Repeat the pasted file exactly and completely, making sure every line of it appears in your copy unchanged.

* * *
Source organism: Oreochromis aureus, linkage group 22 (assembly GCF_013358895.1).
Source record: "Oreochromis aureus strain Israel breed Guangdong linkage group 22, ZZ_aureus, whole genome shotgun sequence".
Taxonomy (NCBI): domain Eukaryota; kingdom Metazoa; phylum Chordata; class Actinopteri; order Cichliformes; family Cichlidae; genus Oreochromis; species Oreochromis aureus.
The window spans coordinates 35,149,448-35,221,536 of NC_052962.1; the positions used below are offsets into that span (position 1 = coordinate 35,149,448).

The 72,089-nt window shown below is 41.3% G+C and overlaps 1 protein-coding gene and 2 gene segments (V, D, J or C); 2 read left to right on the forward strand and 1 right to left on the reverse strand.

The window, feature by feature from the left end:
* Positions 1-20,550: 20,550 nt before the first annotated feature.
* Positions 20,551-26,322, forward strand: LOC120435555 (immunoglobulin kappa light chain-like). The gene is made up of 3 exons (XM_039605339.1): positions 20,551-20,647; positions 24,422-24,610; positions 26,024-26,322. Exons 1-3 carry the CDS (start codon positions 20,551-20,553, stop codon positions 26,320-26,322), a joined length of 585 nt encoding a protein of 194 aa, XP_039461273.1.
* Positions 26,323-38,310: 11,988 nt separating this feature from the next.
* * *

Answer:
Source organism: Oreochromis aureus, linkage group 22 (assembly GCF_013358895.1).
Source record: "Oreochromis aureus strain Israel breed Guangdong linkage group 22, ZZ_aureus, whole genome shotgun sequence".
Taxonomy (NCBI): domain Eukaryota; kingdom Metazoa; phylum Chordata; class Actinopteri; order Cichliformes; family Cichlidae; genus Oreochromis; species Oreochromis aureus.
The window spans coordinates 35,149,448-35,221,536 of NC_052962.1; the positions used below are offsets into that span (position 1 = coordinate 35,149,448).

The 72,089-nt window shown below is 41.3% G+C and overlaps 1 protein-coding gene and 2 gene segments (V, D, J or C); 2 read left to right on the forward strand and 1 right to left on the reverse strand.

The window, feature by feature from the left end:
* Positions 1-20,550: 20,550 nt before the first annotated feature.
* Positions 20,551-26,322, forward strand: LOC120435555 (immunoglobulin kappa light chain-like). The gene is made up of 3 exons (XM_039605339.1): positions 20,551-20,647; positions 24,422-24,610; positions 26,024-26,322. Exons 1-3 carry the CDS (start codon positions 20,551-20,553, stop codon positions 26,320-26,322), a joined length of 585 nt encoding a protein of 194 aa, XP_039461273.1.
* Positions 26,323-38,310: 11,988 nt separating this feature from the next.